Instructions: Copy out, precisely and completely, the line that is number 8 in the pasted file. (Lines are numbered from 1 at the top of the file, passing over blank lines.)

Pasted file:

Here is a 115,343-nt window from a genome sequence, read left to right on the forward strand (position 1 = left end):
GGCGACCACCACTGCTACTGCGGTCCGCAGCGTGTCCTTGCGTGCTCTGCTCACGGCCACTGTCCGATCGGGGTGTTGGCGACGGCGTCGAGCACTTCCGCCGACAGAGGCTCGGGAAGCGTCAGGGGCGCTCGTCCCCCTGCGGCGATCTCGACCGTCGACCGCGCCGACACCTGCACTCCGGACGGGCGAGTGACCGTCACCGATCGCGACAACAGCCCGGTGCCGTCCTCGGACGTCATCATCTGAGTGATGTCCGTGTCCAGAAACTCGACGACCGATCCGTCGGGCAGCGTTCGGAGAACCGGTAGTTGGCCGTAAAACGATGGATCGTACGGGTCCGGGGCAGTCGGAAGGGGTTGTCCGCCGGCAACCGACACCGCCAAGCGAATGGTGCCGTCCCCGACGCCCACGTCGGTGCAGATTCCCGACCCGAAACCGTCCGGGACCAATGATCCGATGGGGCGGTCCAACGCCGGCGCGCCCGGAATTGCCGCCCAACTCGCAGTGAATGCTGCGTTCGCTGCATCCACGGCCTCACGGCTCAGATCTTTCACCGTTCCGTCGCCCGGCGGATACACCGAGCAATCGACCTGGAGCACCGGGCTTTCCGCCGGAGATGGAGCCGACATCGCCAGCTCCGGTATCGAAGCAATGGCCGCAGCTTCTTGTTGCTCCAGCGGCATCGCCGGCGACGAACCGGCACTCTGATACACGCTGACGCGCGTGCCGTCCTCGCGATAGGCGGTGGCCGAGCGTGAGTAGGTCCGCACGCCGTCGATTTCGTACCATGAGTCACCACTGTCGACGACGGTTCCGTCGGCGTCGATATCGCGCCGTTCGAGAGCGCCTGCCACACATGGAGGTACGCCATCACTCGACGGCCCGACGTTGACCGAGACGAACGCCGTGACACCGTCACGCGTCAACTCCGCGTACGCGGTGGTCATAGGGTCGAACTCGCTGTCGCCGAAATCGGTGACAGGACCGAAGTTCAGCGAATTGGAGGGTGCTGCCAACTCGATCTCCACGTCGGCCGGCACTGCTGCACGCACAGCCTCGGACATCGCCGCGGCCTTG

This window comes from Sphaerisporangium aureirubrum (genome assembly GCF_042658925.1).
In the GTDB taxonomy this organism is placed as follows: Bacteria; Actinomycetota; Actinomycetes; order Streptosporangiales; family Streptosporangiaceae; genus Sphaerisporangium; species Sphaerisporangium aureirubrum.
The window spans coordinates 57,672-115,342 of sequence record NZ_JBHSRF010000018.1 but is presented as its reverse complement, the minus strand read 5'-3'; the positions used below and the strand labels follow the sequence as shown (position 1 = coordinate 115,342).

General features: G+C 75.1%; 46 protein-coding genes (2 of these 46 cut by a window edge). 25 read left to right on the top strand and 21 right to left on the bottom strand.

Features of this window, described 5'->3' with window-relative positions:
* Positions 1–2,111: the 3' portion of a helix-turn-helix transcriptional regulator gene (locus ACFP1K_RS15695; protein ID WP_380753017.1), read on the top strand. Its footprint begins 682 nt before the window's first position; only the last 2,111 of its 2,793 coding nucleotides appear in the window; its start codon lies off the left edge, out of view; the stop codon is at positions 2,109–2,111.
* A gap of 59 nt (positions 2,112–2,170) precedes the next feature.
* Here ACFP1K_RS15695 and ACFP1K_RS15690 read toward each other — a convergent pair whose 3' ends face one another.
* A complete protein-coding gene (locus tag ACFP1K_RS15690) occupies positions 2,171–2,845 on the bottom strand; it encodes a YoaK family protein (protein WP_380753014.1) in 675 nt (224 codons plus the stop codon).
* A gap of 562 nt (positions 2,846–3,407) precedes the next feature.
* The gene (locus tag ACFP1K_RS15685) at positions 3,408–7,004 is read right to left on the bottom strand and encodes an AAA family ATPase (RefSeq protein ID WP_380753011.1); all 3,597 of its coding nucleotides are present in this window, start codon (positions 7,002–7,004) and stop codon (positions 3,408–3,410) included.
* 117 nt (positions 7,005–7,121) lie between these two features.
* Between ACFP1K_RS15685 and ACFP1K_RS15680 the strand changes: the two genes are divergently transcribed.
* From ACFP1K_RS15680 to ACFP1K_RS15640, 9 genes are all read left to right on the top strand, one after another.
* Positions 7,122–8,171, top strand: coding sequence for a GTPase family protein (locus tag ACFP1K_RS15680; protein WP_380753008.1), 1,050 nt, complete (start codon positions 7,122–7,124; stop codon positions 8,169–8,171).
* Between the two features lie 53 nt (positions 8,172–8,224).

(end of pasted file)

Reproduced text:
* Positions 1–2,111: the 3' portion of a helix-turn-helix transcriptional regulator gene (locus ACFP1K_RS15695; protein ID WP_380753017.1), read on the top strand. Its footprint begins 682 nt before the window's first position; only the last 2,111 of its 2,793 coding nucleotides appear in the window; its start codon lies off the left edge, out of view; the stop codon is at positions 2,109–2,111.